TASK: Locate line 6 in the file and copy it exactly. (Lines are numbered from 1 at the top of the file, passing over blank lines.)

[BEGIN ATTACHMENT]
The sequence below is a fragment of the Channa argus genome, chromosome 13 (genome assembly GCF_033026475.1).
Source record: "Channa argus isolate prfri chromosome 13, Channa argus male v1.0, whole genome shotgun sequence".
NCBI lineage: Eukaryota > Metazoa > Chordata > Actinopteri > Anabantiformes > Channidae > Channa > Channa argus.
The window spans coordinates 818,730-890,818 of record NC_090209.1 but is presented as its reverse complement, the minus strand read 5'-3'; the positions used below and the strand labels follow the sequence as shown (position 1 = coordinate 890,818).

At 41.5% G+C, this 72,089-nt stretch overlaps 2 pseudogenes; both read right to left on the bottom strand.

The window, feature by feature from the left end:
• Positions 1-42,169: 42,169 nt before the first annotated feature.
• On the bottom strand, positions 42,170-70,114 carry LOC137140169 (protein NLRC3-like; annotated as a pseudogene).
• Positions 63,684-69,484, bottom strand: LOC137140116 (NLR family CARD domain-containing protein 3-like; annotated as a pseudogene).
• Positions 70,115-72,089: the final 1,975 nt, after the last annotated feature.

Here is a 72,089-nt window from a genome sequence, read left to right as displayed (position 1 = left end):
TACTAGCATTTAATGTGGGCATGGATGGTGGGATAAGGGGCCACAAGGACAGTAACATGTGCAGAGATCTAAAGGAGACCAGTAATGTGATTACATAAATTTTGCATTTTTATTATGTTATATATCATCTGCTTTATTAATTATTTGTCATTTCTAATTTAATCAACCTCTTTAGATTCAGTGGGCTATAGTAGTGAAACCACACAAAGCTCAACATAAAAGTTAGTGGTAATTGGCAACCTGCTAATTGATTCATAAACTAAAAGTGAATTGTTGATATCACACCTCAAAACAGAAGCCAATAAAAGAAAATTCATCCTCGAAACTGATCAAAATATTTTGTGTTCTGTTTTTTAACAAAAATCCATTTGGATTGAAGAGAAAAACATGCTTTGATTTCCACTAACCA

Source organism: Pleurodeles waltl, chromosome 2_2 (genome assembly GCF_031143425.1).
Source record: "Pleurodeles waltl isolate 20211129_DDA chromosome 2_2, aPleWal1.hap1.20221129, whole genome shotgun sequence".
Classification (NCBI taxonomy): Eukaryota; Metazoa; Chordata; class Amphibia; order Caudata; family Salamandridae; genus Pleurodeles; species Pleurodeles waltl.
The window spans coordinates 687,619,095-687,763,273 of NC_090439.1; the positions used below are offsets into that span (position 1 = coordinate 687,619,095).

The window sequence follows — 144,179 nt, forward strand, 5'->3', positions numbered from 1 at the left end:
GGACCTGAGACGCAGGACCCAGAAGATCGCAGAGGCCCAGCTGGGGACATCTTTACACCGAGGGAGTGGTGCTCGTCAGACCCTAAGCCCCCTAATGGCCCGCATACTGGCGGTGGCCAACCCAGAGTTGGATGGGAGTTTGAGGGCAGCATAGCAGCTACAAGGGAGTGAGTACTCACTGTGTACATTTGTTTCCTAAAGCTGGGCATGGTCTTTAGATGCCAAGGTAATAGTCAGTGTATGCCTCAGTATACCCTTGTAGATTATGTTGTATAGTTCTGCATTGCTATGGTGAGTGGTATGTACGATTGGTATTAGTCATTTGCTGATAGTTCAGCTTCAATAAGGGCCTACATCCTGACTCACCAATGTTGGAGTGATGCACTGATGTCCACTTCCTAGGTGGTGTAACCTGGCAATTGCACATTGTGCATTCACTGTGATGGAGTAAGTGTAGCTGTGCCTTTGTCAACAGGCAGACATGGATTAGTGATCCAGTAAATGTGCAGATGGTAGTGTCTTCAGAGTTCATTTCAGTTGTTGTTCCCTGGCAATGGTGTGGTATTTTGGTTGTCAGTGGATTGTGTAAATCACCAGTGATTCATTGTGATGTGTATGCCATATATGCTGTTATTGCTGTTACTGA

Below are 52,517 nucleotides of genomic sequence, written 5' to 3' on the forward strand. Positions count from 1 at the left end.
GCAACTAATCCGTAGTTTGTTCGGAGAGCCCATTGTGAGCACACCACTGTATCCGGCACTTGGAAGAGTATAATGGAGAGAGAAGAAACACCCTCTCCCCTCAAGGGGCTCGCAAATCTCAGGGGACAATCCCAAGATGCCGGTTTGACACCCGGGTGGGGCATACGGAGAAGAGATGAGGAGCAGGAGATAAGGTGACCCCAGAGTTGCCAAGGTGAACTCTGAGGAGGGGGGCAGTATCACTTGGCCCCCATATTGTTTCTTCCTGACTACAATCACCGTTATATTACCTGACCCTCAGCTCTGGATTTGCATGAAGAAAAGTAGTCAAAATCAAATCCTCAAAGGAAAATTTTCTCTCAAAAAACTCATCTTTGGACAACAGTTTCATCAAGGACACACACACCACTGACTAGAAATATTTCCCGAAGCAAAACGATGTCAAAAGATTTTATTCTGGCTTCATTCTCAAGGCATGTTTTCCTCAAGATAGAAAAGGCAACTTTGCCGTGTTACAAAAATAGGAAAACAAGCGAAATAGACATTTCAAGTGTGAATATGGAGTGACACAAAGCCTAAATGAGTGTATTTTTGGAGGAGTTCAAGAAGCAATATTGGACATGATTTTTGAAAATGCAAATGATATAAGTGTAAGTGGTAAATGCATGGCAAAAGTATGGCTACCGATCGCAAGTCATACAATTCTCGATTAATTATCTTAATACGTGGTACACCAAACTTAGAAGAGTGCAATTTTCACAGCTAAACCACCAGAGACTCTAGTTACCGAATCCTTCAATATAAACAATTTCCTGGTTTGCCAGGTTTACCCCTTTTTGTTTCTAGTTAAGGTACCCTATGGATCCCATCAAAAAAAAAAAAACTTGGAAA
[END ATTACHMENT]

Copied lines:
The window, feature by feature from the left end: